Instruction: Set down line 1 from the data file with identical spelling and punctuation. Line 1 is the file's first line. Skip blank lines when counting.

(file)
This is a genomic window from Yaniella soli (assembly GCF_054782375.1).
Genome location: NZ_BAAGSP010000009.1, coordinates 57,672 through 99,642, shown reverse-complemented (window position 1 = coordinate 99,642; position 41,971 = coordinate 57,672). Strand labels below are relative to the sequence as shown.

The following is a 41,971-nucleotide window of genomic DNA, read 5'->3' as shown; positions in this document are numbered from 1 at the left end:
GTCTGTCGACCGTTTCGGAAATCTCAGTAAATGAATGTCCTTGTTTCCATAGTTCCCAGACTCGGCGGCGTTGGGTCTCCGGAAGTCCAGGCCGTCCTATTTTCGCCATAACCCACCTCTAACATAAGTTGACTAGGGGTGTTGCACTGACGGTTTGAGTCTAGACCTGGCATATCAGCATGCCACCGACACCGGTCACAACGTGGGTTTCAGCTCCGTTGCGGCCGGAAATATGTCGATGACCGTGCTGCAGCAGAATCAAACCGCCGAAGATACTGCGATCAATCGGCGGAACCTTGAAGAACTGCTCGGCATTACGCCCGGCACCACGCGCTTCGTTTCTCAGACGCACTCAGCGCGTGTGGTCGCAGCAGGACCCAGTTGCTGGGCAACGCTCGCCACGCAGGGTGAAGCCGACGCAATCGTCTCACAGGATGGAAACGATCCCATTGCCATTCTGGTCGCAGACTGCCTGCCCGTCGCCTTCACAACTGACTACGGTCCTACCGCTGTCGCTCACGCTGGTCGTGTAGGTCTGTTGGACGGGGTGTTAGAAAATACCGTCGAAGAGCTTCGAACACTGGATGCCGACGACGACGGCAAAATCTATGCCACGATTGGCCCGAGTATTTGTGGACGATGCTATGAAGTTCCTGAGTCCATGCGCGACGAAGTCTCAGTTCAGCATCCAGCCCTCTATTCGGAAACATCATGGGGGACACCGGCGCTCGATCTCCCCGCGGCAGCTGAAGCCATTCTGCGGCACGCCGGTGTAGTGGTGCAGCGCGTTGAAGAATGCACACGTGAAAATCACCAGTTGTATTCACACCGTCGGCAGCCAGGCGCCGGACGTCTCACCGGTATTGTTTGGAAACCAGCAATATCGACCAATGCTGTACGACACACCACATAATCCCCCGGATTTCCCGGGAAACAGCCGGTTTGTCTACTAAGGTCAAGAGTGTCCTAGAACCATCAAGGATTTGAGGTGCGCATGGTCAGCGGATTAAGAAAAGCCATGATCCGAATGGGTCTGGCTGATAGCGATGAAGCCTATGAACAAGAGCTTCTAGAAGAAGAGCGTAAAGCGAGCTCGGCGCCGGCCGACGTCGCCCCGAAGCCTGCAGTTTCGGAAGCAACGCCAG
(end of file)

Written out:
This is a genomic window from Yaniella soli (assembly GCF_054782375.1).